(added January 2008)



made by Wildhank


When and how did you get interest on Psychobilly ?

Itīs hard to answer without offending someone. I started with a little record shop for collectors in the Marktstrasse (Hamburg), primarily specialising in Rock'n'Roll, Rockabilly, Neo-Rockabilly, Punk, Psychedelic, Garage long before the term Psychobilly was established. I also started to import records from the new British Neorockabilly movement and its record companies. I established contact with Nervous Records since the days of the "Rockabilly Guy" single (1980) and also with ACE / Chiswick a little bit later , who are best known for their early  Meteors releases. Major company records from the likes of Stray Cats and King Kurt were available anywhere, but the releases of the small, independent record companies were only gettable at my shop back in the early days. I established "Wahnsinn" back in 1982 together with a friend of mine. I was responsible for the music section and he made the comic section. We expanded the range of goods in the music section and we started to distribute British music magazines like Flexiepop etc. The key implementation was the mail order service as it enabled me to take over the distribution of Germany for some UK record labels and selling records nationwide. There are releases, on which I have distributed two-thirds to the German scene.


In early 1985, you have released on the new formed label Wahnsinn Records the debut platter of the P.O.X., entitled Itīs So Dark. What was your inspiration to form a record company. How did you get in touch with the lads of P.O.X. ?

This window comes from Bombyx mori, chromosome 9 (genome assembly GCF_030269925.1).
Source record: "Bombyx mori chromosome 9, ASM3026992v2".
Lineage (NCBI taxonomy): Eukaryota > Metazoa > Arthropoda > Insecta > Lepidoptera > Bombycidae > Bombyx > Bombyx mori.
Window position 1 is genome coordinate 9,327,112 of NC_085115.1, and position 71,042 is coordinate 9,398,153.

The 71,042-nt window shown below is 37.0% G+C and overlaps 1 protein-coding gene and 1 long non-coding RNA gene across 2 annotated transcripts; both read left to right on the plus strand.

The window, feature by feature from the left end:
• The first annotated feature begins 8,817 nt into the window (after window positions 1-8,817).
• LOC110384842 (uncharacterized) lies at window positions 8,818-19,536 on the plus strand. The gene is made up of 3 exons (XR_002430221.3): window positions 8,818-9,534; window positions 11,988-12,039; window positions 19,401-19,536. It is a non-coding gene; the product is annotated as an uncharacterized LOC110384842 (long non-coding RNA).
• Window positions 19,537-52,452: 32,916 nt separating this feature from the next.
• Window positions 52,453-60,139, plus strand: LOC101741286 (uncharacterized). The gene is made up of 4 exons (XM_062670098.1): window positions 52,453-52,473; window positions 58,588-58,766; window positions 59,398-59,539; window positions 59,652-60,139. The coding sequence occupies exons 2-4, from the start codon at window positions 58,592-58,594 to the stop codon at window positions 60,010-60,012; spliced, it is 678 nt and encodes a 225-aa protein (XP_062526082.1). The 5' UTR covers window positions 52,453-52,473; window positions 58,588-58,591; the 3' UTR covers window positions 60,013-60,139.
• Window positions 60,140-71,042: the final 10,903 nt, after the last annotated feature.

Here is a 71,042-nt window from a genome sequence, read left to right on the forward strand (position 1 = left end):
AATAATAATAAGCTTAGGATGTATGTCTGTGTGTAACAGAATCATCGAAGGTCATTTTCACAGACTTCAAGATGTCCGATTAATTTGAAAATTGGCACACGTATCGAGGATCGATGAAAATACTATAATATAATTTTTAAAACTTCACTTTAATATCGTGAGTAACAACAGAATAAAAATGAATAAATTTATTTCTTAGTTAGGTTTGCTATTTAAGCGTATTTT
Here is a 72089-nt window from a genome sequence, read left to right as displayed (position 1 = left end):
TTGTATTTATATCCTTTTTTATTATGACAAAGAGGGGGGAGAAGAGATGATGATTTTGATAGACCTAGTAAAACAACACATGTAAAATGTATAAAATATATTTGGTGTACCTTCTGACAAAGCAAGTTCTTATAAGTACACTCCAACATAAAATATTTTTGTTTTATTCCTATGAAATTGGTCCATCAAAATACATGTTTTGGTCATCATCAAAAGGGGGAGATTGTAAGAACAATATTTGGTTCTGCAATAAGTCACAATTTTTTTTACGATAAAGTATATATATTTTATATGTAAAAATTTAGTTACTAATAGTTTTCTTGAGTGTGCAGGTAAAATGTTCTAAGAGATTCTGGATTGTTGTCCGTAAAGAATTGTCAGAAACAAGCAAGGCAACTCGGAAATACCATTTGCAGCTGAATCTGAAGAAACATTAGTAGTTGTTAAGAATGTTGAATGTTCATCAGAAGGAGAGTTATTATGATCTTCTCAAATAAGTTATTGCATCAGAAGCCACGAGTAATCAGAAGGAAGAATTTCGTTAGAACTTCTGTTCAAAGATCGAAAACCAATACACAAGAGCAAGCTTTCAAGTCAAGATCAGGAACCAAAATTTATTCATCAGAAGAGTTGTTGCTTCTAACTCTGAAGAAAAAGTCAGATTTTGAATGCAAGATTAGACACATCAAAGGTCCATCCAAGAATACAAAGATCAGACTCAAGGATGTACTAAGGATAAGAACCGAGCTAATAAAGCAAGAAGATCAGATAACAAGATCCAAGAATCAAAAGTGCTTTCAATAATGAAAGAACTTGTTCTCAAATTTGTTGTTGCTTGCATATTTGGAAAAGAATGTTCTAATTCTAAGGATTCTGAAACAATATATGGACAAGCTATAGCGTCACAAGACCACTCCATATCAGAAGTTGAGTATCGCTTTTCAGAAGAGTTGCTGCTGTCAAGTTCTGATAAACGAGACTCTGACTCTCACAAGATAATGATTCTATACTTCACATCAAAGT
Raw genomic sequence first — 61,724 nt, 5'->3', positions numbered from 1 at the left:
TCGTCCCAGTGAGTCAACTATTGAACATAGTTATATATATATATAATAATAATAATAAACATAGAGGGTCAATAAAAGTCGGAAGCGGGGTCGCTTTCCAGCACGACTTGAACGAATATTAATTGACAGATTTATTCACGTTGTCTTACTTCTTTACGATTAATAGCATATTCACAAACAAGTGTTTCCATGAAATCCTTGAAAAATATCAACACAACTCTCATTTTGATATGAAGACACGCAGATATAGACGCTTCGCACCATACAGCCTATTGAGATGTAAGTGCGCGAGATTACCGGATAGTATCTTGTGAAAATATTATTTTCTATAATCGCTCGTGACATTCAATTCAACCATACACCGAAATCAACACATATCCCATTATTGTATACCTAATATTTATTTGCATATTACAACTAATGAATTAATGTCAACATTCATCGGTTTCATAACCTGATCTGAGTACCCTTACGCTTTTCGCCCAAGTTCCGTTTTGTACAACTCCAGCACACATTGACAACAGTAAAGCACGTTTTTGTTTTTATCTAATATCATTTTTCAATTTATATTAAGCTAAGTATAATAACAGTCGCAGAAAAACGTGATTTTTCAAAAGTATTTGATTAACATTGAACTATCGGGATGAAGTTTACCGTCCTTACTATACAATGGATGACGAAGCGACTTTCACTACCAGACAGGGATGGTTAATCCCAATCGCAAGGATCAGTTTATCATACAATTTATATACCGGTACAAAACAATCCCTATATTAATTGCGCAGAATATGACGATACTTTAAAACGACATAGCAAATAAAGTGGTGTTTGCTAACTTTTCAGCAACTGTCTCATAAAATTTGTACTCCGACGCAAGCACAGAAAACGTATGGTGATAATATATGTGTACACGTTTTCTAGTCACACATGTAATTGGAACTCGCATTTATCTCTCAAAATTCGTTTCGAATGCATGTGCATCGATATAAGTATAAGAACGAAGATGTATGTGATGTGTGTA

I was bothered some time, that thereīs no German Psychobilly band and most of all that there was no Hamburg Psychobilly band. I was looking for such bands via my mail-order and some advertisement in Spex. I received loads of demo tapes, including a shambolic recording from the Psychobilly Orchestra X , based in Hanover. They also had added a band story on toilet paper, which was pure Psychobilly itself.

A friend of mine tried to do a gig with the Guana Batz in Hamburg at the time and the P.O.X. was finally booked for the support slot. The Guana Batz didnīt appear, but P.O.X wanted to perform. After never-ending telephone calls, we did a free gig with the P.O.X. at the Knust about midnight. Together with the audience of the Guana Batz gig we went to the Knust and the rest is history. The first gig with a German Psychobilly band was done.

I booked the Hamburg Ultraaschallstudio and Itīs So Dark was recorded and mixed a few weeks after the gig (late in November). Needless to say that the P.O.X were late and there were only 5 and a half hours left from the originally planned eight hours to realise the whole thing. The mini- album was released at the first German Psychobilly Festival at the Hamburg Fabrik in January 1985.


How difficult was it to realise the festival?

Difficult is the wrong term. It was more like to be thrown in at the deep end. Nobody knew what would happen, how many visitors would come, would they like it. I had to run the risk with the fees, backline, traveling and accommodation all by myself. After watching the hordes of flat tops and bleached denim waiting at the Wahsinn shop in the early morning, I knew it would be a "Wahnsinn" event at a sold-out venue.


Taking a look at the line-ups of your festivals, Itīs impressive to see that you has always been able to introduce newcomers of the scene, which later became quite popular. Demented Are Go! ( about a year before the release of In Sickness And in Health), Torment, Skitzo and Rochee & The Sarnos to name a few all played their first show in Germany at your festivals. How did it happen?